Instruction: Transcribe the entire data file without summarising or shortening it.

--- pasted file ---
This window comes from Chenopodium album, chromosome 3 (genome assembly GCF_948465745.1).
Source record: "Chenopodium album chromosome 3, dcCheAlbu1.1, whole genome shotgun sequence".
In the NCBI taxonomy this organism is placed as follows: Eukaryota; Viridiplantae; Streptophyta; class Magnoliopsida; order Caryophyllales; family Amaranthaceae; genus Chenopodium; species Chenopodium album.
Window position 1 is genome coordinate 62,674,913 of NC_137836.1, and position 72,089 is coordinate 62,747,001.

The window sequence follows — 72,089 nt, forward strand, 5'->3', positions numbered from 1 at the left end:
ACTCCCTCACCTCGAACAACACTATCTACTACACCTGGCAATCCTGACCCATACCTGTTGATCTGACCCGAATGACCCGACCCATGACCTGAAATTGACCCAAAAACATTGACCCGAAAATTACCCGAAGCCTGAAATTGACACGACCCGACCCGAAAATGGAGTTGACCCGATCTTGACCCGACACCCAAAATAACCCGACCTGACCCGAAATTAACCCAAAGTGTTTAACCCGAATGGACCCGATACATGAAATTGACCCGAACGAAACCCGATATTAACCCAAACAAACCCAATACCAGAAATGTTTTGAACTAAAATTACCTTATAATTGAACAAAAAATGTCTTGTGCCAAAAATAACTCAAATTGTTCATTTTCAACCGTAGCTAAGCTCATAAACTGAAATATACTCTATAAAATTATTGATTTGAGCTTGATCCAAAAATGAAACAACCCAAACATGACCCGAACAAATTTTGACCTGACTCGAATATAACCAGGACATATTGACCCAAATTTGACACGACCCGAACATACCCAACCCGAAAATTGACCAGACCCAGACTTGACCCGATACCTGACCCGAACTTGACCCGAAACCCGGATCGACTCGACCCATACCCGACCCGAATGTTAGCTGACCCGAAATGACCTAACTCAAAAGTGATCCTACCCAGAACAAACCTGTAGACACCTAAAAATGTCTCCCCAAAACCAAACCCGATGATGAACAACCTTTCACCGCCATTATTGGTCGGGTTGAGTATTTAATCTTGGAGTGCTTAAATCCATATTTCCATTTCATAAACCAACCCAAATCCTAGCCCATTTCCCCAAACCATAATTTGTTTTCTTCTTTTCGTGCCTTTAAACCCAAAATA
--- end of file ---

This window comes from Chenopodium album, chromosome 3 (genome assembly GCF_948465745.1).
Source record: "Chenopodium album chromosome 3, dcCheAlbu1.1, whole genome shotgun sequence".
In the NCBI taxonomy this organism is placed as follows: Eukaryota; Viridiplantae; Streptophyta; class Magnoliopsida; order Caryophyllales; family Amaranthaceae; genus Chenopodium; species Chenopodium album.
Window position 1 is genome coordinate 62,674,913 of NC_137836.1, and position 72,089 is coordinate 62,747,001.

The window sequence follows — 72,089 nt, forward strand, 5'->3', positions numbered from 1 at the left end:
ACTCCCTCACCTCGAACAACACTATCTACTACACCTGGCAATCCTGACCCATACCTGTTGATCTGACCCGAATGACCCGACCCATGACCTGAAATTGACCCAAAAACATTGACCCGAAAATTACCCGAAGCCTGAAATTGACACGACCCGACCCGAAAATGGAGTTGACCCGATCTTGACCCGACACCCAAAATAACCCGACCTGACCCGAAATTAACCCAAAGTGTTTAACCCGAATGGACCCGATACATGAAATTGACCCGAACGAAACCCGATATTAACCCAAACAAACCCAATACCAGAAATGTTTTGAACTAAAATTACCTTATAATTGAACAAAAAATGTCTTGTGCCAAAAATAACTCAAATTGTTCATTTTCAACCGTAGCTAAGCTCATAAACTGAAATATACTCTATAAAATTATTGATTTGAGCTTGATCCAAAAATGAAACAACCCAAACATGACCCGAACAAATTTTGACCTGACTCGAATATAACCAGGACATATTGACCCAAATTTGACACGACCCGAACATACCCAACCCGAAAATTGACCAGACCCAGACTTGACCCGATACCTGACCCGAACTTGACCCGAAACCCGGATCGACTCGACCCATACCCGACCCGAATGTTAGCTGACCCGAAATGACCTAACTCAAAAGTGATCCTACCCAGAACAAACCTGTAGACACCTAAAAATGTCTCCCCAAAACCAAACCCGATGATGAACAACCTTTCACCGCCATTATTGGTCGGGTTGAGTATTTAATCTTGGAGTGCTTAAATCCATATTTCCATTTCATAAACCAACCCAAATCCTAGCCCATTTCCCCAAACCATAATTTGTTTTCTTCTTTTCGTGCCTTTAAACCCAAAATA